Combining the rapid cure and excellent barrier properties of epoxy resins with the thermal and UV stability of silicon-based materials, formulators created high-performance coatings with excellent resistance to corrosion and chemical attack, as well as thermal and UV degradation, as early as 1959.11  These innovations relied on a broad spectrum of silicon-based technologies. Monomeric alkoxy silanes, silicone resins and fluids of various molecular weights and chain lengths with a myriad of functional groups provide numerous options with which to tailor the organic epoxy resin system to meet specific performance requirements for industrial maintenance coatings.

In some applications the coating is exposed to high temperatures that result in a lowering of film integrity. A blend of an epoxy resin, a curing agent for epoxy resins, an amine-functional alkoxy silane, and a catalyst for effecting condensation polymerization of a silane compound was found to provide high heat resistance and excellent mechanical strength.12 Similarly, complete or partial hydrolysis of alkyl/phenyl alkoxy silanes to form silanol or alkoxy-functional siloxane resins and the subsequent reaction with epoxy resins have been shown to produce copoly-mers with improved water and moisture resistance.13,14  Compatibility of the epoxy and silicon-derived materials is critical to formulation success. Bisphenol A epoxies have limited acceptance of silicones. Aliphatic epoxies are more tolerant, while cycloaliphatic epoxy systems are very compatible with silicones. Monomeric silanes are generally compatible, while polymeric silicones require a high phenyl content to ensure miscibility in the organic matrix.

The complicated cure chemistry includes four primary reactions and several less significant reactions including interactions with catalysts and other possible, but not favored, reactions:

    1. Epoxy + Amine k Amine-ol polymer
    2. Alkoxy + Water k  Silanol + Alcohol
    3. Alkoxy + Silanol k Siloxane + Alcohol
    4. Silanol + Silanol k Siloxane + Water
While these (reversible) reactions occur simultaneously and are impacted to differing degrees by ambient conditions, they react to relative completion in the order shown. The technology is designed to provide the desired physical properties at the tack-free state within hours via primarily the reaction of the silane amine groups and the aliphatic epoxy functionality. Long-term properties are generated over time (days to weeks) by the hydrolysis of the alkoxy groups on the silanes and siloxanes to form silanol groups, and subsequent condensation of those silanol groups to crosslink the siloxane network. This reaction scheme can lead to potential issues. If the formulation is designed to rapidly (e.g., within 8 hours of application) create a film with a high glass transition temperature via the epoxy/amine reaction, the subsequent siloxane crosslinking can lead to high internal stress and embrittlement. It is therefore critical to formulate the coating with a balance of short- and long-term property expectations.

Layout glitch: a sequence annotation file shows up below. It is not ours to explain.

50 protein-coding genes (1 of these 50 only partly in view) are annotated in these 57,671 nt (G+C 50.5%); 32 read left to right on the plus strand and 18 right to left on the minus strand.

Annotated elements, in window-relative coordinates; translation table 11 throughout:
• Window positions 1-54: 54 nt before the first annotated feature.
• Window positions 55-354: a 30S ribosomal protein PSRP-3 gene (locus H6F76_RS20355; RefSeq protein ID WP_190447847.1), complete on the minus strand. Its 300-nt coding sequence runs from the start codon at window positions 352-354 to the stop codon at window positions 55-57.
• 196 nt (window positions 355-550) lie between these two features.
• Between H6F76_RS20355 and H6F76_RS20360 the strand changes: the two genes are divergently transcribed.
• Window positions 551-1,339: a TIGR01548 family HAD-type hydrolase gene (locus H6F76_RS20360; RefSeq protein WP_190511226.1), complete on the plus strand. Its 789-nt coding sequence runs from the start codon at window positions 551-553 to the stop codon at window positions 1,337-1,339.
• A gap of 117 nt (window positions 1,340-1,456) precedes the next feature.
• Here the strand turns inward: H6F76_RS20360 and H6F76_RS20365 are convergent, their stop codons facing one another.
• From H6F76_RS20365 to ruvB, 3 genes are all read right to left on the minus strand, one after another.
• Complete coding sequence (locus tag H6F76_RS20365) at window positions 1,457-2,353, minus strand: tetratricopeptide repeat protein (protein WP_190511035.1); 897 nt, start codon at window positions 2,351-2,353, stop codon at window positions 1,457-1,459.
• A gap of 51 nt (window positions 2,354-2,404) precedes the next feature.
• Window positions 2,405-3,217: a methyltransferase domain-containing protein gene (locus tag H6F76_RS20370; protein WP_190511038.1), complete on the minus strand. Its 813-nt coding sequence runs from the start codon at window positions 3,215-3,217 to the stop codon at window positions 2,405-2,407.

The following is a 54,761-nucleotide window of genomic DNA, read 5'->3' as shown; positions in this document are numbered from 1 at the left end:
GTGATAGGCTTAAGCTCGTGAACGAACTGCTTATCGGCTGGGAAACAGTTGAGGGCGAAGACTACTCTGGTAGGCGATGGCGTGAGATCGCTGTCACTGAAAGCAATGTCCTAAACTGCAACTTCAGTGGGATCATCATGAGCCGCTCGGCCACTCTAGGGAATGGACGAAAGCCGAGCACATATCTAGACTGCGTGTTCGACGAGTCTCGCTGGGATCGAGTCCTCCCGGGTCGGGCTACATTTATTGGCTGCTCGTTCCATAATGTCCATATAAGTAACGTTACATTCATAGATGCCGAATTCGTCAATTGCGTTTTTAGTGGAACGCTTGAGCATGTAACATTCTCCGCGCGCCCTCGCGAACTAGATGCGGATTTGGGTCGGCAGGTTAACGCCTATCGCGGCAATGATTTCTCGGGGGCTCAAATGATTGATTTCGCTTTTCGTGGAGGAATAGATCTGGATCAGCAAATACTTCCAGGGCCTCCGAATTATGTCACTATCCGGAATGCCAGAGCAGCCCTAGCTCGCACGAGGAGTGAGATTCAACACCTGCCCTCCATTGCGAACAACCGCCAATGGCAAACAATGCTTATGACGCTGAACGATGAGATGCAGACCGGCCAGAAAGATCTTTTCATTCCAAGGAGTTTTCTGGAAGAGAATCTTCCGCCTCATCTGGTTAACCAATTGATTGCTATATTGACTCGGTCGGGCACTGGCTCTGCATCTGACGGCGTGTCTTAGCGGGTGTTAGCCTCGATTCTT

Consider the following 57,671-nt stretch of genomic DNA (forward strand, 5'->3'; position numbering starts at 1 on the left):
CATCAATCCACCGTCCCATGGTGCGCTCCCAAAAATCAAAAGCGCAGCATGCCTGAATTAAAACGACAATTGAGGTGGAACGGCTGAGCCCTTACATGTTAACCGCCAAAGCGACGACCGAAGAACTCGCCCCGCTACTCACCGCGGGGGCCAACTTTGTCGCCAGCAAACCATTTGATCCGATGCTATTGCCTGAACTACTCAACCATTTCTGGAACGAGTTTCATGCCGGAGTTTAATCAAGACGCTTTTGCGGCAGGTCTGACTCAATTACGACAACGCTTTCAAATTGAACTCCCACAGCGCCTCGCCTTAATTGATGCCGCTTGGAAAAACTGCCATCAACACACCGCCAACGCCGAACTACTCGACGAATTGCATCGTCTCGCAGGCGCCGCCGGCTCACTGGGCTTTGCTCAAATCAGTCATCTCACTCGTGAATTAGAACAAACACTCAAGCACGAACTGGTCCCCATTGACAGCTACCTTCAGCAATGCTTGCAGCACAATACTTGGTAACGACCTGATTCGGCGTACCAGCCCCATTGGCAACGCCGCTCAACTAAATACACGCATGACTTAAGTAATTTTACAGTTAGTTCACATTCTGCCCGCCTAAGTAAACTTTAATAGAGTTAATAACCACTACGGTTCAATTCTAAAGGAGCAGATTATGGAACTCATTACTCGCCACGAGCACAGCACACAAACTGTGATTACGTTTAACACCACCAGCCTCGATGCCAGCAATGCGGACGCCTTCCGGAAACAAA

While the use of silicone resin modifiers (RSiO3/2) exploits the stability of the SiO2 matrix, modification of epoxy resins with silicone fluids (R2SiO2/2) takes advantage of other physical properties of silicones, such as flexibility. The chain length of telechelic (linear) siloxanes possessing terminal reactive groups impacts the function of the silicone in the epoxy matrix. Silicone fluids with shorter chain lengths are inherently more reactive and miscible with the epoxy resin. This allows for modification of the bulk properties of the epoxy matrix such as toughness15 and impact resistance.16,17  Formulating with siloxanes with longer chain lengths decreases the miscibility in the epoxy and the properties of the siloxane are governed less by the terminal organo-functional groups versus the siloxane portion of the molecule. In those cases, the siloxane becomes more of a surface modifier, contributing lubricity, low surface energy and water repellency.18